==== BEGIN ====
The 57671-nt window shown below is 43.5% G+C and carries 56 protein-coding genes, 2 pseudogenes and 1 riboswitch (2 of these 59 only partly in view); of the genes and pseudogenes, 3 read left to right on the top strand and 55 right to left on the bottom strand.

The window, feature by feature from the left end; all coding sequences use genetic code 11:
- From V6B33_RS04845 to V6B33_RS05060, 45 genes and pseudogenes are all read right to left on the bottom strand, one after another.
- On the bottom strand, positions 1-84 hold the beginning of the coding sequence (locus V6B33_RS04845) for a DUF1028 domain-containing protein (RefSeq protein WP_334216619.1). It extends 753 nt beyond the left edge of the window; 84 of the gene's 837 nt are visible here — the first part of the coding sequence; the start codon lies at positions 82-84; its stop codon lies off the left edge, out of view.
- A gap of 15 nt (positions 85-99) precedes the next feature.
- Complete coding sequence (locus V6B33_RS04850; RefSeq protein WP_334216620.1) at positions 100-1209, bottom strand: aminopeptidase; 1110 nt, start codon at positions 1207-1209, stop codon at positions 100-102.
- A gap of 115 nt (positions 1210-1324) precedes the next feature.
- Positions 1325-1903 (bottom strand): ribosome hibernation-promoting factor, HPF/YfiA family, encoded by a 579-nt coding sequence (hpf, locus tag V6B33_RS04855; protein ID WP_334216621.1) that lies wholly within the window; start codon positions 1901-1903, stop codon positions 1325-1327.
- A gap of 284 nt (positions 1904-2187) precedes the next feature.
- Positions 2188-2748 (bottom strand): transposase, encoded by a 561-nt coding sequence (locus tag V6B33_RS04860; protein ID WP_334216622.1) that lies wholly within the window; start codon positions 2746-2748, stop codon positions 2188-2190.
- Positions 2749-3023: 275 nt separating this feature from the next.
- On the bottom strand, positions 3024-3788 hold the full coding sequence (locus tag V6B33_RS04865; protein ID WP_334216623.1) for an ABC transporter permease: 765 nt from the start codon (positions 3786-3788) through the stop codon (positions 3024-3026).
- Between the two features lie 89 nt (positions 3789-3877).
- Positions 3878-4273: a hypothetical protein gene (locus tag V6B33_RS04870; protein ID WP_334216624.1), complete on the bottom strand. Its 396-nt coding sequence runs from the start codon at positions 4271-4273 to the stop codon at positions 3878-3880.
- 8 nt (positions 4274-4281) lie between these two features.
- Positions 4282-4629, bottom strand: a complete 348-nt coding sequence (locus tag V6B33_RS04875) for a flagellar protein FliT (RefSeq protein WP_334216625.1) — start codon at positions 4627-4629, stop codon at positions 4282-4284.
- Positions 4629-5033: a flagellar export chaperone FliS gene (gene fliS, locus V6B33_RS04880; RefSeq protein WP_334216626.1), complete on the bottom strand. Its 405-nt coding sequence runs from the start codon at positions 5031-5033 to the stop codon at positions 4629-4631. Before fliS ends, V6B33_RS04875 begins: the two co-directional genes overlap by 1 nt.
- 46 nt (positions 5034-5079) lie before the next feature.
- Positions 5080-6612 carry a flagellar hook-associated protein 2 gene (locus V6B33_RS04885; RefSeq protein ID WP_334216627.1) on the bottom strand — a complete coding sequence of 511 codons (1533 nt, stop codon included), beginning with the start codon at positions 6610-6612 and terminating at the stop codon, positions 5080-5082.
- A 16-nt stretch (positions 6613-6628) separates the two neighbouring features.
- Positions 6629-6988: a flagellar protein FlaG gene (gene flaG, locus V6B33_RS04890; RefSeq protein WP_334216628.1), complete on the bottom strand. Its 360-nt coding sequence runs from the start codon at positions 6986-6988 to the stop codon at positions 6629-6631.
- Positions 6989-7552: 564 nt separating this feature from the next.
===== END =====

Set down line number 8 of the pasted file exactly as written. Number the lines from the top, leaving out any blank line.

- Positions 1325-1903 (bottom strand): ribosome hibernation-promoting factor, HPF/YfiA family, encoded by a 579-nt coding sequence (hpf, locus tag V6B33_RS04855; protein ID WP_334216621.1) that lies wholly within the window; start codon positions 1901-1903, stop codon positions 1325-1327.